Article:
Into ironic T-shirts? You aren’t alone. In fact, the market is so robust that Teespring, a two-year-old company that helps anyone turn their idea for a T-shirt (or hoodie) into a real product, has just raised $35 million in Series B financing from Khosla Ventures. Andreessen Horowitz, which had plugged $20 million into the company earlier this year, also participated in the round.
It seems like an awful lot of money for a simple apparel business, but Providence, R.I.-based Teespring says it has big ambitions to move into numerous verticals. “T-shirts are to Teespring as books were to Amazon,” says the company’s co-founder and CEO, Walker Williams, a Brown University grad who originally started the company to help save a college bar.
Indeed, the general idea is to help anyone with the inclination become an entrepreneur with as little effort as possible.
Here’s how it works today: Users simply download a picture of their design; Teespring handles the rest, from manufacturing to fulfillment to customer service. Teespring outsources some pieces of the process but going forward, it plans to manage more of it internally. For example, it already has its own customer service department; to further support its ambitions, the company is building out a 105,000-square-foot manufacturing facility in Hebron, Kentucky that it says should significantly increase its manufacturing and logistics capabilities.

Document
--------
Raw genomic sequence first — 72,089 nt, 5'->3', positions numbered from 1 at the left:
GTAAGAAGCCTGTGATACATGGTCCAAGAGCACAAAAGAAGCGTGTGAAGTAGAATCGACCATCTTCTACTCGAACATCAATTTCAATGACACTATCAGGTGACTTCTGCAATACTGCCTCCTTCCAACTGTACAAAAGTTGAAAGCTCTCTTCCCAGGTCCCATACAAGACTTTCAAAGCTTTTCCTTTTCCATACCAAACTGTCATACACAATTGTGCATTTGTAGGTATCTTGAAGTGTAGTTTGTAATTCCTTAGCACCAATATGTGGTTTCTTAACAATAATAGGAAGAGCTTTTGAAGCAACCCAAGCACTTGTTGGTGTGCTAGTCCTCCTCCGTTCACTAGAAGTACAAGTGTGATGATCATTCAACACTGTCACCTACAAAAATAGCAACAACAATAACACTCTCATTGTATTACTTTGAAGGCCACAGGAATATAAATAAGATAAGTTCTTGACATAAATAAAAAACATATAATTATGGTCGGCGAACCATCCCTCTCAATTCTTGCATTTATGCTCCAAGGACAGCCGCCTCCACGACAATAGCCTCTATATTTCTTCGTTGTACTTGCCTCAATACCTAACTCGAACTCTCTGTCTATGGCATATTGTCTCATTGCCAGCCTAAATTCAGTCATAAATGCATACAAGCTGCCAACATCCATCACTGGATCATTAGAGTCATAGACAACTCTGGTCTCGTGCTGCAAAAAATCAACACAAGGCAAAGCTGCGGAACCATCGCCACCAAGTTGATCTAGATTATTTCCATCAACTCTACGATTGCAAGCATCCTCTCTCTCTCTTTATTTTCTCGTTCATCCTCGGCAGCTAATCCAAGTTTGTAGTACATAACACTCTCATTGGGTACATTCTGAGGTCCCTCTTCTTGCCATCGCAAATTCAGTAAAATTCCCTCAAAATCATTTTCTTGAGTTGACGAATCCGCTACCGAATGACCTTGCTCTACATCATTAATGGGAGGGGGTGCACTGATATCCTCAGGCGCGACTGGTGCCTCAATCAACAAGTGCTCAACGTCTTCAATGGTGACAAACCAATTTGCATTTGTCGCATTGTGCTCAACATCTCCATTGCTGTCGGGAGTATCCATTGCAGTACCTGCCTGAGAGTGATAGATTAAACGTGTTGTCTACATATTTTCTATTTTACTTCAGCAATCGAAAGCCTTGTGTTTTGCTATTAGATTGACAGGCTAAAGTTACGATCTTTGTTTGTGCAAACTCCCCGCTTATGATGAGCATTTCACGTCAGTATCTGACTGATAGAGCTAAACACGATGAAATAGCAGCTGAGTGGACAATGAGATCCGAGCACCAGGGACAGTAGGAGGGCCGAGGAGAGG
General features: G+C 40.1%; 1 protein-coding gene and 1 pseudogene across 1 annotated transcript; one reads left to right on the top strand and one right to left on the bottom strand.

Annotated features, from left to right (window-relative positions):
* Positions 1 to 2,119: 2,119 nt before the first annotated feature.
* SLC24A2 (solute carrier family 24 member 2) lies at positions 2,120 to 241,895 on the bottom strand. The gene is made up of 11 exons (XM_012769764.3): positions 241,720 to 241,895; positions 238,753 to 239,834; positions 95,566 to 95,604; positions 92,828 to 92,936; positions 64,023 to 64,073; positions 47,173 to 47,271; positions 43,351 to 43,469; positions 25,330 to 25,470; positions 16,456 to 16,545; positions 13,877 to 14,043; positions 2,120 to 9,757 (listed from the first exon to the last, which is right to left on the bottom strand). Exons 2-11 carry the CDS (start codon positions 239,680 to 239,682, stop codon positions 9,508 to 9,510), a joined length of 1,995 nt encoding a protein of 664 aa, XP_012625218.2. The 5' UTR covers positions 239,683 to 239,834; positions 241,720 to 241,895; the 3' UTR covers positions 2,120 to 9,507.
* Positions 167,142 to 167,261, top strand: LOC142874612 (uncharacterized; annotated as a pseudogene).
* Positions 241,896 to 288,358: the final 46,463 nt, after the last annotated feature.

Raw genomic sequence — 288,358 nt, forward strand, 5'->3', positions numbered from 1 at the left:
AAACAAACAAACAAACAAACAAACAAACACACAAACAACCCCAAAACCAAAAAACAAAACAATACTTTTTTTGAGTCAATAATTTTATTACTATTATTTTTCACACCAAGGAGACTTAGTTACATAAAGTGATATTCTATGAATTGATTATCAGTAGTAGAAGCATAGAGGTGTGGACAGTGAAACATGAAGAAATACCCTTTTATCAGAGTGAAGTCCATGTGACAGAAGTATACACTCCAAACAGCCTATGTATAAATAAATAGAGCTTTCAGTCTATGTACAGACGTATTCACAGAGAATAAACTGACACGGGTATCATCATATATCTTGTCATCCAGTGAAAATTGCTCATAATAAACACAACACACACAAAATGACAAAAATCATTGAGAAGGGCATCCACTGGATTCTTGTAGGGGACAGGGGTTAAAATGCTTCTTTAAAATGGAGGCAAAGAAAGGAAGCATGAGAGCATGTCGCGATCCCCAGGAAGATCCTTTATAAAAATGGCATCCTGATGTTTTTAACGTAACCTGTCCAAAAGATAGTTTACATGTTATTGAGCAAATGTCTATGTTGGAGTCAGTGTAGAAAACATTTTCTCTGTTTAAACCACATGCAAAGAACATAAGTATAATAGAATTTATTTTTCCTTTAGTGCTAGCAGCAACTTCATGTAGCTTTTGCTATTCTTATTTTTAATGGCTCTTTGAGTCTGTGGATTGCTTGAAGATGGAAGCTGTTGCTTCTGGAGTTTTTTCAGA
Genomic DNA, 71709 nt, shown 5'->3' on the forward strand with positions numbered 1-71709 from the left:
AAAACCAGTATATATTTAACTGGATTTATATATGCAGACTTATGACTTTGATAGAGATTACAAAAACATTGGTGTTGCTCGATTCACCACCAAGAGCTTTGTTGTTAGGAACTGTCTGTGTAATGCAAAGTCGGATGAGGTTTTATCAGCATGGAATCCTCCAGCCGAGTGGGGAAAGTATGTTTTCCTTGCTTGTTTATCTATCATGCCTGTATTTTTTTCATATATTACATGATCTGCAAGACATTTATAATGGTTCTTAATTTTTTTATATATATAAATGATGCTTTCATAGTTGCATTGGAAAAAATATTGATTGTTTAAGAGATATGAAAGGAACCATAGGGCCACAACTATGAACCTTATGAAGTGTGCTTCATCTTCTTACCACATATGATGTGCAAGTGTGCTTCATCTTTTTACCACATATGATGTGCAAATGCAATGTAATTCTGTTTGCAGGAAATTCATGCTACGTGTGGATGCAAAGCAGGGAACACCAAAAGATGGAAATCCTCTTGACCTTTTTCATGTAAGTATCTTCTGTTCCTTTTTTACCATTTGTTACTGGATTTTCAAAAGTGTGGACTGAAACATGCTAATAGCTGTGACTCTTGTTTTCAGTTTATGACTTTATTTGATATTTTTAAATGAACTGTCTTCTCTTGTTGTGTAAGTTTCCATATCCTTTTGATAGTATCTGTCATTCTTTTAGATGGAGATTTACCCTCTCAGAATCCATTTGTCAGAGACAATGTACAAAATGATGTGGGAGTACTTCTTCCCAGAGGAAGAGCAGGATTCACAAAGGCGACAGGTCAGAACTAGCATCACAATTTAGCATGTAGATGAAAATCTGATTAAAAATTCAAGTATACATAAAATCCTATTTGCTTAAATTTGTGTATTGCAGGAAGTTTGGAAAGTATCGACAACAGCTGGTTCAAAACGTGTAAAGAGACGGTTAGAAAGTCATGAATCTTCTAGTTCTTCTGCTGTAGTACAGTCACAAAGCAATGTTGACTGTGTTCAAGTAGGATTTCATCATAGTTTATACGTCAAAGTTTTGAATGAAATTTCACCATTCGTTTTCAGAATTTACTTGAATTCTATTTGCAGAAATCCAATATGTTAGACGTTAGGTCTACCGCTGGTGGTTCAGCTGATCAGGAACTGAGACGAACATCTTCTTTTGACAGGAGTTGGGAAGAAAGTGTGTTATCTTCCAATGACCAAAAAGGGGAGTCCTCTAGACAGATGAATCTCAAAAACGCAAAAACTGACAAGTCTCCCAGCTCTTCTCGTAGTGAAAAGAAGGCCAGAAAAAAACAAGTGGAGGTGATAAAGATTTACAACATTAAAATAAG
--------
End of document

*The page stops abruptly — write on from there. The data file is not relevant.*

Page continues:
Teespring is still keeping its revenue close to the vest, but it claims that it has already shipped six million products to more than 80 countries and that 1 in 75 people in the U.S. have purchased a Teespring tee in the past year.
Williams also says that of the “thousands” of vendors and individuals using the service to make their products, “hundreds” of them are “making six figures” and that more than 10 are making in the millions of dollars a year.
On average, he adds, users pay Teespring between $8 and $10 per T-shirt, and between $14 and $18 per hoodie depending on the print design, the fabric, and the number of ink colors the unit requires. (That includes Teespring’s margin.) From there, users can sell the goods for whatever they want.
Today, Teespring employs 170 employees. Once it gets its new facility in Kentucky up and running, says Williams, it will be adding 300 more jobs to the payroll.
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